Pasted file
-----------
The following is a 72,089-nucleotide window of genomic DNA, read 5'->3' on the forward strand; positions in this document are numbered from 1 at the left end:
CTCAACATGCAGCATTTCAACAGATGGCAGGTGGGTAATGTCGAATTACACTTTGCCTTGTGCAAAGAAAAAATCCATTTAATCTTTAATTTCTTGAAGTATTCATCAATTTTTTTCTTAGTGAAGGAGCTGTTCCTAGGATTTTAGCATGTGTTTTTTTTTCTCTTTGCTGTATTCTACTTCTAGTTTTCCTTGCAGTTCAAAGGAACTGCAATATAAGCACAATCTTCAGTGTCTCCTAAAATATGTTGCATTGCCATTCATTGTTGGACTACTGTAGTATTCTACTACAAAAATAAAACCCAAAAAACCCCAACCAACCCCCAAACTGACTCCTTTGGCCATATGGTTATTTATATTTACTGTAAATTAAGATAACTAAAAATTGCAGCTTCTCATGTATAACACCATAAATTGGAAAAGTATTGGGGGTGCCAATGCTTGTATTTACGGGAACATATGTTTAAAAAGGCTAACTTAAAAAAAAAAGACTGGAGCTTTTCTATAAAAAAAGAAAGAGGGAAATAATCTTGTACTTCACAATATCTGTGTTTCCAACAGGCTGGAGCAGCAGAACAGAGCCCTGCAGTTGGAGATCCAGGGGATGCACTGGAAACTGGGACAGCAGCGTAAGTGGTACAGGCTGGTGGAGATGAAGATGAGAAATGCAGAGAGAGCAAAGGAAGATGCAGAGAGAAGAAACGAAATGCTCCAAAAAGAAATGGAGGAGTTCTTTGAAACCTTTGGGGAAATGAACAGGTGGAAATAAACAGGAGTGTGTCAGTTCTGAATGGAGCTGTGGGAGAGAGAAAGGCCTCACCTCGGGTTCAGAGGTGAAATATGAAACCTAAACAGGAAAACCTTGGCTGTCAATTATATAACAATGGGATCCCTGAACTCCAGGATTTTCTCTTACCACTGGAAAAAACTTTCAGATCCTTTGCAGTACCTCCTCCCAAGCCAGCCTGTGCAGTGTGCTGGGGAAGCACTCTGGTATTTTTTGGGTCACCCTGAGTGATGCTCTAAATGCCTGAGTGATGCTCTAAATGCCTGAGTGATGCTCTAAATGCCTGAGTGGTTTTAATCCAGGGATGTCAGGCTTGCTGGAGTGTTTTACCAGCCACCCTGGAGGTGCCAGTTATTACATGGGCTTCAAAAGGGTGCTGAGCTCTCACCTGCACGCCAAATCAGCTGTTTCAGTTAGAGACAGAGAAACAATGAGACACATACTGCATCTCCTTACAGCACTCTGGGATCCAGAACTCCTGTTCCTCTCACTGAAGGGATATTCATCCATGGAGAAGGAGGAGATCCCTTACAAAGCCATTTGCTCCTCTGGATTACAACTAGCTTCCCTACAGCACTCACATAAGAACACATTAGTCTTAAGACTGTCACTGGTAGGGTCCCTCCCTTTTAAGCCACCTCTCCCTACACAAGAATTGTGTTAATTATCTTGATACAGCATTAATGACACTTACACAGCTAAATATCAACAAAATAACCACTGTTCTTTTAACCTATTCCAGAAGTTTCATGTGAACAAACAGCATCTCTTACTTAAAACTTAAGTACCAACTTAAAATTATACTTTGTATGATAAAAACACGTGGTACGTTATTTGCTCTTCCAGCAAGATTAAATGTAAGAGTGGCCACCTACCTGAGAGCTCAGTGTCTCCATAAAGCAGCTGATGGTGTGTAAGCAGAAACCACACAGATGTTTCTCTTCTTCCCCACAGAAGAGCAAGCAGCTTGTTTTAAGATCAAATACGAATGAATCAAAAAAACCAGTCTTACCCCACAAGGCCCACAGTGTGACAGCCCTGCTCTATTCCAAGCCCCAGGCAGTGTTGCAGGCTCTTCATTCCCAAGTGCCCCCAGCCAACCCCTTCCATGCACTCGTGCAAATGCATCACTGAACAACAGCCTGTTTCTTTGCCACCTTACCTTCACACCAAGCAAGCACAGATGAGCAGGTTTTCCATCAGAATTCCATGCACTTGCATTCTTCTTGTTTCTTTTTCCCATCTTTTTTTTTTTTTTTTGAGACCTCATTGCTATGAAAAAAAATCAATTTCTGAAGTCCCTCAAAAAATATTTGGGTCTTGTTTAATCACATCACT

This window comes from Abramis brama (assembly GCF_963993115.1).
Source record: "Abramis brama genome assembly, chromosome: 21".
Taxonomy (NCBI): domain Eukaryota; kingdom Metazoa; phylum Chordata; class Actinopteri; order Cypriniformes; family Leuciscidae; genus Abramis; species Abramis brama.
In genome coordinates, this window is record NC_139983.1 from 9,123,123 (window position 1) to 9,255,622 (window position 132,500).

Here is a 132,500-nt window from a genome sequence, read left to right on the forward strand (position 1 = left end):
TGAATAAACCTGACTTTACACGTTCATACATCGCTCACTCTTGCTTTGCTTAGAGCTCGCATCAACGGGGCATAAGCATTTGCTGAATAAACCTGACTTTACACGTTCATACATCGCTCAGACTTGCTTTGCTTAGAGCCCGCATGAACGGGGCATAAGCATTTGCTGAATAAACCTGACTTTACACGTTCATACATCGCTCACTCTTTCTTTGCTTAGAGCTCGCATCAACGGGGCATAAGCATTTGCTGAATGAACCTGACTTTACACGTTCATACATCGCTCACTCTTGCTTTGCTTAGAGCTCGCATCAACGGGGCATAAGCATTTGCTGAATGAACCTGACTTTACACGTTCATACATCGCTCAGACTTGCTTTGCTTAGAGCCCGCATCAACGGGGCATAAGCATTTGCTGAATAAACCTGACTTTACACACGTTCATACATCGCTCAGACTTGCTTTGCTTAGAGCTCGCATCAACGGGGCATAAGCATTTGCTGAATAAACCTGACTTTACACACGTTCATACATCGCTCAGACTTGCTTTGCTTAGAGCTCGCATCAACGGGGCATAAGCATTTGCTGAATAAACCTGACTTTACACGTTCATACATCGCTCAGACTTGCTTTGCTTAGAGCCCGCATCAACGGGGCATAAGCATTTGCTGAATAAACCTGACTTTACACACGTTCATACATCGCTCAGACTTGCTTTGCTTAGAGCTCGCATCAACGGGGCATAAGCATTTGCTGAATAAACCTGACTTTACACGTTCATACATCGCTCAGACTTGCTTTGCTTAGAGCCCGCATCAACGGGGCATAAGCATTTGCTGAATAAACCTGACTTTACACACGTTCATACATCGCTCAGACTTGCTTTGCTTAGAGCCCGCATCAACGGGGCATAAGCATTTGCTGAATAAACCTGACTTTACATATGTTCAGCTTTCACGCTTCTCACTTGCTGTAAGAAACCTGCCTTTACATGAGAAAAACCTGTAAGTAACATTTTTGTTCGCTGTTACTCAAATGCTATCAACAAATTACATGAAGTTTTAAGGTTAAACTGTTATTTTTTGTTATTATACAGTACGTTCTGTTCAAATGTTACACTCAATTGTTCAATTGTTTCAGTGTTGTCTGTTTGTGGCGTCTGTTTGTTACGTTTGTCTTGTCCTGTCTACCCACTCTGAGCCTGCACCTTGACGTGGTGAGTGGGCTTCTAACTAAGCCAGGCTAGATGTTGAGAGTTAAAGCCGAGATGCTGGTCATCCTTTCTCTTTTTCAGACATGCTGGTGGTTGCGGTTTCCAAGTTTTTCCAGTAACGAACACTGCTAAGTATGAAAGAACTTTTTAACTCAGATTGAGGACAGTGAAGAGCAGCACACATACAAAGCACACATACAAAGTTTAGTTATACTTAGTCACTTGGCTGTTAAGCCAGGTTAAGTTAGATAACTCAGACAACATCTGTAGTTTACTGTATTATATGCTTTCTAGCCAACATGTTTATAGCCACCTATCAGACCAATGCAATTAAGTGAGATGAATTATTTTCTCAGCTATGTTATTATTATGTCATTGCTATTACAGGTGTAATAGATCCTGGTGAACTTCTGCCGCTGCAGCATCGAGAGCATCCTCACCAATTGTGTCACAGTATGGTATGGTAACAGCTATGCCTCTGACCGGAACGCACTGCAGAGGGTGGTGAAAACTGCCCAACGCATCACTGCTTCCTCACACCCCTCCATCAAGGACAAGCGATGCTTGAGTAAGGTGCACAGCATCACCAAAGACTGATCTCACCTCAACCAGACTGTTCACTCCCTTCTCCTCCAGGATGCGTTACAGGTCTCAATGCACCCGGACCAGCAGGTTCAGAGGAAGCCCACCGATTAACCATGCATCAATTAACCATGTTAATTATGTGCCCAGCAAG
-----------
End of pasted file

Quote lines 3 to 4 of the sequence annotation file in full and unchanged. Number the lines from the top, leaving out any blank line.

This window comes from Abramis brama (assembly GCF_963993115.1).
Source record: "Abramis brama genome assembly, chromosome: 21".